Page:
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2 brothers die in carbon monoxide incident, family says

A third man was hospitalized with life-threatening injuries, authorities say.

BRANDYWINE, Md. — Two brothers were killed by carbon monoxide poisoning when they attempted to use a generator placed inside their house to heat and power it during an extended outage in Brandywine, according to family members. Prince George’s County Fire & EMS authorities say a third man was hospitalized and is expected to survive. 

The men who died were 30-year-old Carlos Ramon Carranza and his brother Luis Eduardo Carranza, according to their cousin, Nelson Herrera. WUSA9 spoke to Herrera at the brothers' cottage-style home in the 14000 block of South Springfield Road, where family members gathered Wednesday to process the news. 

Herrera said the Carranza brothers had gone to bed Tuesday after starting a generator inside the home when they returned from work that night to find their house had no power; the brothers had been working to remove snow for a contractor throughout the storm, Herrera said. The power had been out for at least 36 hours in the wake of Monday’s snow, according to neighbors. 

RELATED: Tips for surviving a winter power outage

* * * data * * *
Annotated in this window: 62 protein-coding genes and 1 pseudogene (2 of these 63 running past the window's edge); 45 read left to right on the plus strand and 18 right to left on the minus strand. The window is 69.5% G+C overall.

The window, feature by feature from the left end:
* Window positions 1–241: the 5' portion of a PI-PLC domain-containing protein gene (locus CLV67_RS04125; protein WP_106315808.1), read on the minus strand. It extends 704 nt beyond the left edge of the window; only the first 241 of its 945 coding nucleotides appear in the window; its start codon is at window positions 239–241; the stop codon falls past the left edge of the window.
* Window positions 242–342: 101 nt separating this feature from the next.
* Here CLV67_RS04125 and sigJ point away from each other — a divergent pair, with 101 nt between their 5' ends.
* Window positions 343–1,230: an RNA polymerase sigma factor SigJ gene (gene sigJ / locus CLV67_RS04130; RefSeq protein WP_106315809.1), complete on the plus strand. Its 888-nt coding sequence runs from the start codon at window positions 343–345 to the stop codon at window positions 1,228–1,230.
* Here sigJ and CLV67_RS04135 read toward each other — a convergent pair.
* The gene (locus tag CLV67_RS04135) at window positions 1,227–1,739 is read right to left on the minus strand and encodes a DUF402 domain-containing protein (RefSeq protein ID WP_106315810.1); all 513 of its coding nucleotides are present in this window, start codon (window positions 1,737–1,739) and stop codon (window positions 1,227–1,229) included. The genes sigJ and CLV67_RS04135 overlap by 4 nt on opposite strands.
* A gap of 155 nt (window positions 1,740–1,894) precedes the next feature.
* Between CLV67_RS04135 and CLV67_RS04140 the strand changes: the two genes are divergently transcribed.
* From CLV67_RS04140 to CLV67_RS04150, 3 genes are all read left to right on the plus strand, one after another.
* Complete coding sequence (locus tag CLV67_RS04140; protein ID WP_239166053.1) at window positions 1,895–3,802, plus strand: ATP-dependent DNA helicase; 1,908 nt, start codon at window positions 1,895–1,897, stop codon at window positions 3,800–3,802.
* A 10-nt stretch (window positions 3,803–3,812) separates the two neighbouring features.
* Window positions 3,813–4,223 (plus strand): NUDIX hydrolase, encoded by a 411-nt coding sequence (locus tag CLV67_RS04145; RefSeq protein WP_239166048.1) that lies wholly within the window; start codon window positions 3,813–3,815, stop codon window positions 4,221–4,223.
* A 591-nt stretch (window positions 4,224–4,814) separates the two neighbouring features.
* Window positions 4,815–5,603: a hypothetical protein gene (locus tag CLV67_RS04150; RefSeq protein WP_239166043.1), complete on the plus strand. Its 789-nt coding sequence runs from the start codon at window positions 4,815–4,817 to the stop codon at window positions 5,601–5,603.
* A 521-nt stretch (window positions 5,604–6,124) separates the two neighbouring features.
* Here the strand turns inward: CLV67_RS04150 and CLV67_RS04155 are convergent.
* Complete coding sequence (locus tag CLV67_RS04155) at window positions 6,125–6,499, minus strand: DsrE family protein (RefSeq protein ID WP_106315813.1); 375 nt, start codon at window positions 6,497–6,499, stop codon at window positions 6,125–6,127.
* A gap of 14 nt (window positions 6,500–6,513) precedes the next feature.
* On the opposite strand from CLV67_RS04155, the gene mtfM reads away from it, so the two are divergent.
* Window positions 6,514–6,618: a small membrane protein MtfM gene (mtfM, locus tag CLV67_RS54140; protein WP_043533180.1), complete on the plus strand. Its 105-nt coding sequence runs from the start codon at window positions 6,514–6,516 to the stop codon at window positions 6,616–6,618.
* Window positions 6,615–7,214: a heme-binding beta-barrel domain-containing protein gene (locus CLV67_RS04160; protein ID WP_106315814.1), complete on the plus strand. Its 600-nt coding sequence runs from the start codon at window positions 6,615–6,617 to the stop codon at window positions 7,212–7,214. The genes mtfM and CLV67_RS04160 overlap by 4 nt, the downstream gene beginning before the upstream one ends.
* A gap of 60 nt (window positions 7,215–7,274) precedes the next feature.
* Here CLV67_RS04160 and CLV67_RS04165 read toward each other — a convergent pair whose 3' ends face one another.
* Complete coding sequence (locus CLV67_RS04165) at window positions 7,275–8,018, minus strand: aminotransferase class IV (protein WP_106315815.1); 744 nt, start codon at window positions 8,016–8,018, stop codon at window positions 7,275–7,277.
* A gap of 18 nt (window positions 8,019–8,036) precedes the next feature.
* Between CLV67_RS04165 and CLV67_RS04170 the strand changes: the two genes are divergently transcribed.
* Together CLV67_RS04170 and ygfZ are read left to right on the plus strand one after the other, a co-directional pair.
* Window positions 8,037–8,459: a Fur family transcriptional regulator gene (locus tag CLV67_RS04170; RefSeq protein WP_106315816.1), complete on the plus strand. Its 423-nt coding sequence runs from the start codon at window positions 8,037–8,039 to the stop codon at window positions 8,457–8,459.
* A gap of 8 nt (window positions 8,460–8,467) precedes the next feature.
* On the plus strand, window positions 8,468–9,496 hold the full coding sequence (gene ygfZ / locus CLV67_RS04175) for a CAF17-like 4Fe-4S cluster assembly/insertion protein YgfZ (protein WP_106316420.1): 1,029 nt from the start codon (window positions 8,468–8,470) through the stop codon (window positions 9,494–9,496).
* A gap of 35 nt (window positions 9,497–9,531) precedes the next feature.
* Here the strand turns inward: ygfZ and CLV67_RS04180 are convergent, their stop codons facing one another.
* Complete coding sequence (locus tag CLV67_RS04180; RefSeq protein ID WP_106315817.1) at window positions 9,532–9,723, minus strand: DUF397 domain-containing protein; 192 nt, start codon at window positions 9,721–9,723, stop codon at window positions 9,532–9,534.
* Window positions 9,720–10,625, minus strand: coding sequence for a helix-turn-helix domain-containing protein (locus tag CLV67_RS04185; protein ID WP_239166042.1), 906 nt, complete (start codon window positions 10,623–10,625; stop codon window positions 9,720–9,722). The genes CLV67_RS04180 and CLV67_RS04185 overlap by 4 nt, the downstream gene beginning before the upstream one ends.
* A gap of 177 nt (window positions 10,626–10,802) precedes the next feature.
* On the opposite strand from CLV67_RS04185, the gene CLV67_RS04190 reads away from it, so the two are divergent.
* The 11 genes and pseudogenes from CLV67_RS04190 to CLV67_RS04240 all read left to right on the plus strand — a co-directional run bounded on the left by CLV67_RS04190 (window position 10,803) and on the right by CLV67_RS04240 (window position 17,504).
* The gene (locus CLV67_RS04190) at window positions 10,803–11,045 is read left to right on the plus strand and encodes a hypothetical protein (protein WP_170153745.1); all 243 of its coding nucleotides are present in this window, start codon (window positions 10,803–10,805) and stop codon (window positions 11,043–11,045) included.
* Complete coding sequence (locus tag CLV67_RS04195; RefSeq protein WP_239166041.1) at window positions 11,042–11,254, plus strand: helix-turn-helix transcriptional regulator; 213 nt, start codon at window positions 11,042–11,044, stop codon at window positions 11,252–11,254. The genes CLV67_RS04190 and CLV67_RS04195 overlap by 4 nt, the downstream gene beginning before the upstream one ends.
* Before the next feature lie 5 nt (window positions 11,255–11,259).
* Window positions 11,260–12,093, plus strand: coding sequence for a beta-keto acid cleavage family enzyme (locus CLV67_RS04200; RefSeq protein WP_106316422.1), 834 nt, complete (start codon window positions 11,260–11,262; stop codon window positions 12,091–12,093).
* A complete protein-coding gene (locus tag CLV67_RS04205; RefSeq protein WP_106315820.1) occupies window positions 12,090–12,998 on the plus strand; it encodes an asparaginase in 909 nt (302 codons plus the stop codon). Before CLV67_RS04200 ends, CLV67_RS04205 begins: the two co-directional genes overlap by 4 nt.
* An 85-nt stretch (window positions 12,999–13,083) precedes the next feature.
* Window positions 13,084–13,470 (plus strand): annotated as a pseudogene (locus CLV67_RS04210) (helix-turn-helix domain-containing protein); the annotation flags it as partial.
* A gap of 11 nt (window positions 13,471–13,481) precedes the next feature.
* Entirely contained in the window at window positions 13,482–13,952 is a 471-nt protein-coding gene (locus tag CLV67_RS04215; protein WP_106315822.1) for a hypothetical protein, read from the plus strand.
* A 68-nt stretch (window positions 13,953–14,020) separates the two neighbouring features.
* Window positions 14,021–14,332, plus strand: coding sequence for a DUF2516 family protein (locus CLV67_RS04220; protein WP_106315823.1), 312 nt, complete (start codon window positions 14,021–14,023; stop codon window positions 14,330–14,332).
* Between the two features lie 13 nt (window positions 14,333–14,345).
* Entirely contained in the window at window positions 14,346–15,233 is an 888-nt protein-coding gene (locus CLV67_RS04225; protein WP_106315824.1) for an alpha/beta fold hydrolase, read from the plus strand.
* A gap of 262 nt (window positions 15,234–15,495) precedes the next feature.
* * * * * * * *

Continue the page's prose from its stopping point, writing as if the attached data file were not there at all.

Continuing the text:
Monday's snowstorm knocked out power to hundreds of thousands of people in D.C., Maryland and Virginia. According to the Southern Maryland Electric Co-Op, an outage map shows 9,000 homes still without power in their service area, which includes Brandywine, as of Wednesday morning.

The U.S. Department of Energy warns that using a portable generator inside a home can lead to dangerous situations including carbon monoxide poisoning from engine exhaust.

CO is a colorless, odorless gas that can be released by faulty gas-burning appliances, as well as from internal combustion engines that power generators and vehicles, according to the U.S. Centers for Disease Control. 

"Even if you can’t smell exhaust fumes, you may still have been exposed to carbon monoxide. If you start to feel sick, dizzy, or weak while using a generator, get fresh air right away," the Energy Department says on its website.

The department also recommends installing battery-operated carbon monoxide alarms. There was no carbon monoxide detector in the home, Herrera said.

According to the CDC, at least 430 people die annually from Carbon Monoxide poisoning incidents. At least 50,000 are treated in hospitals. January is the worst month for carbon monoxide incidents, the CDC reports.

The Carranzas are natives of El Salvador who had been working in the D.C. region as landscape laborers. They also baked traditional Salvadoran bread that they sold to markets in the area. Like many immigrants, the brothers sent money home to their family in El Salvador, Herrera said.

RELATED: Second snow in less than a week forecast for DC. Here's what to expect

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